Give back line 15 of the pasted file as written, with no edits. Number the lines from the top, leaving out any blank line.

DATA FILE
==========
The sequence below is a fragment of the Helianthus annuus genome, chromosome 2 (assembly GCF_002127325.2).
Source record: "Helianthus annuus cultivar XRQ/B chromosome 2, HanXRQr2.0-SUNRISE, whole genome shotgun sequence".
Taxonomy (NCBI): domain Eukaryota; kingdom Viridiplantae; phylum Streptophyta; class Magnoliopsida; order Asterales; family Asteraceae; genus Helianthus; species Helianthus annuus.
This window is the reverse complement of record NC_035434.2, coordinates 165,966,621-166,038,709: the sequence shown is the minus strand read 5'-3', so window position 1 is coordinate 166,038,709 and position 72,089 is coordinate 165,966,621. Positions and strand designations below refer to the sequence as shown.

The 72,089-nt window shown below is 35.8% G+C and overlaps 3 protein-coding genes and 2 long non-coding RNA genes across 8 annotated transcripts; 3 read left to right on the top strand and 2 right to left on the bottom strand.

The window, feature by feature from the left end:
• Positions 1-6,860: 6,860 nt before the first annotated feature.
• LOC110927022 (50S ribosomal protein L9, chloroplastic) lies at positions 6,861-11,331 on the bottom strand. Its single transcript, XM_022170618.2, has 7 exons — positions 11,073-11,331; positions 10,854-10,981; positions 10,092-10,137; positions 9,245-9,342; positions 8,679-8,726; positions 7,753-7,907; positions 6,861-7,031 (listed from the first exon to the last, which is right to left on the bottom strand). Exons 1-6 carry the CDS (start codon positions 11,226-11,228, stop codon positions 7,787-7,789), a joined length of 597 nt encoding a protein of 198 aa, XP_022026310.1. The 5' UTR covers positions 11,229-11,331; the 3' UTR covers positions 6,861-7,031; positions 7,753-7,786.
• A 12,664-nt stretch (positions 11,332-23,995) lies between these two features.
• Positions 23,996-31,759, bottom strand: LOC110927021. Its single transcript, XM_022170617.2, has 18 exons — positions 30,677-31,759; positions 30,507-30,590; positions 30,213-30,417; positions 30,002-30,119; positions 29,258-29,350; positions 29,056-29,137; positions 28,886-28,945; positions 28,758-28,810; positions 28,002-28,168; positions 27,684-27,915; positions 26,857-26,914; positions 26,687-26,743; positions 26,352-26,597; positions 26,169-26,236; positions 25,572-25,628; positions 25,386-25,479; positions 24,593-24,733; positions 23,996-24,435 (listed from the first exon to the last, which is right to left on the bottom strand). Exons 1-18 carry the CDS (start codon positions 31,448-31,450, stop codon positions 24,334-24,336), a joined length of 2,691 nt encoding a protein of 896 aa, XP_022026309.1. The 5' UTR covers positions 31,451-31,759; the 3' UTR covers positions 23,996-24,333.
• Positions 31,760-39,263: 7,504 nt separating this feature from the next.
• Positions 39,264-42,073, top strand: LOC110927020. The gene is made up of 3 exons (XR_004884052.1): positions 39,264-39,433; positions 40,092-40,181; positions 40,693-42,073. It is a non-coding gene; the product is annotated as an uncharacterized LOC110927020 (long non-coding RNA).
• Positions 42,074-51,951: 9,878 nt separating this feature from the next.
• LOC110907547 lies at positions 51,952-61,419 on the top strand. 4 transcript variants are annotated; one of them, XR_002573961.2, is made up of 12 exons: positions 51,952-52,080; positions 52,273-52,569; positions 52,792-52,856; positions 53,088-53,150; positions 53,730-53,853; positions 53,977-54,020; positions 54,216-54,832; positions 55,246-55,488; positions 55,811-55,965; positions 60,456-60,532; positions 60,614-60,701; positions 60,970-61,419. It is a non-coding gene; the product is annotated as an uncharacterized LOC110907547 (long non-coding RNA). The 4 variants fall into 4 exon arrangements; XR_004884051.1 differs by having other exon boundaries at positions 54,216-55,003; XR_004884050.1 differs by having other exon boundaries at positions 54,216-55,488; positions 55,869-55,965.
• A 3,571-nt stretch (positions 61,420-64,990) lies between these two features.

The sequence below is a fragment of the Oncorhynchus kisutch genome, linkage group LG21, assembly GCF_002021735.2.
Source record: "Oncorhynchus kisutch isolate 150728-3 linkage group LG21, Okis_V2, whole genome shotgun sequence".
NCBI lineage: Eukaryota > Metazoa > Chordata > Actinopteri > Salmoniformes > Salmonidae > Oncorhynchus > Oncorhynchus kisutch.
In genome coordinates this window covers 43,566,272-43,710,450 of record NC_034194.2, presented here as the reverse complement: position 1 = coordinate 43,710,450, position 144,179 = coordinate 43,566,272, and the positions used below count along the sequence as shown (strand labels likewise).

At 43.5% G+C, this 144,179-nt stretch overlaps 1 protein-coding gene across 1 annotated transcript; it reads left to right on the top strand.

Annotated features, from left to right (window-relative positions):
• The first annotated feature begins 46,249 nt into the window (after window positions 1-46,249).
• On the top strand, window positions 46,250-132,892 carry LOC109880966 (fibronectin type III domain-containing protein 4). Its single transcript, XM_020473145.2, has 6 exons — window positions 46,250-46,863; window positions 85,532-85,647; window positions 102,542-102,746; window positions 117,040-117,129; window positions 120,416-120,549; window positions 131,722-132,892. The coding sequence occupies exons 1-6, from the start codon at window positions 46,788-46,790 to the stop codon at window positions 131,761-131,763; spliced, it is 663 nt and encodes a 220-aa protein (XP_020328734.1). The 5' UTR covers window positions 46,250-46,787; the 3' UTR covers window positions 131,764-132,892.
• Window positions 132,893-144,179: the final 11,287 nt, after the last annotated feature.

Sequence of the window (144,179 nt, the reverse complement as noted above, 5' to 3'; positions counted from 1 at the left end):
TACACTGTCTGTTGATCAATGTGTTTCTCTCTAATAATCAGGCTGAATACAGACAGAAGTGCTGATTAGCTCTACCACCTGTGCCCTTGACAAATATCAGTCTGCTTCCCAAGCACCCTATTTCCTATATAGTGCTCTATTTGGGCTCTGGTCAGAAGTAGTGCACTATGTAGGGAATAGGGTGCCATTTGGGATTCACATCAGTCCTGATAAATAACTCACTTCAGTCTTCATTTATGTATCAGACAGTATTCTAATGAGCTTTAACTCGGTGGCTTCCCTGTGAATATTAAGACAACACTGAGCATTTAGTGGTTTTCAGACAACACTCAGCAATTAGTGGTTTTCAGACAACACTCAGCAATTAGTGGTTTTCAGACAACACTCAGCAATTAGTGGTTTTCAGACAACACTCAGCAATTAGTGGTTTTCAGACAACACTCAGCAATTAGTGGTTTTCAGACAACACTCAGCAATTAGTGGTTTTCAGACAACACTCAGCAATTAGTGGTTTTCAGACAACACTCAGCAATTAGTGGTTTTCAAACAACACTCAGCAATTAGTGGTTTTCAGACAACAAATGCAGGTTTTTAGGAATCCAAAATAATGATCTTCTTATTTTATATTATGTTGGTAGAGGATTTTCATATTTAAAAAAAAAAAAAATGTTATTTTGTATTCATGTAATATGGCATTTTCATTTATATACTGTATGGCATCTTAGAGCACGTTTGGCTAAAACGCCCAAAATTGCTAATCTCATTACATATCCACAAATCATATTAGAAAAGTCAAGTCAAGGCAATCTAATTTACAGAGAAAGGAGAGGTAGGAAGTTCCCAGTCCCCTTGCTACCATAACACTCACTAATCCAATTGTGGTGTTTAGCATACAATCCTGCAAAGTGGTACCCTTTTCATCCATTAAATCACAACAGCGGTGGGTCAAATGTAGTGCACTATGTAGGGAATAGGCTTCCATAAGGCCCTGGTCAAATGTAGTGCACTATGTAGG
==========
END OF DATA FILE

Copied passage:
• A 3,571-nt stretch (positions 61,420-64,990) lies between these two features.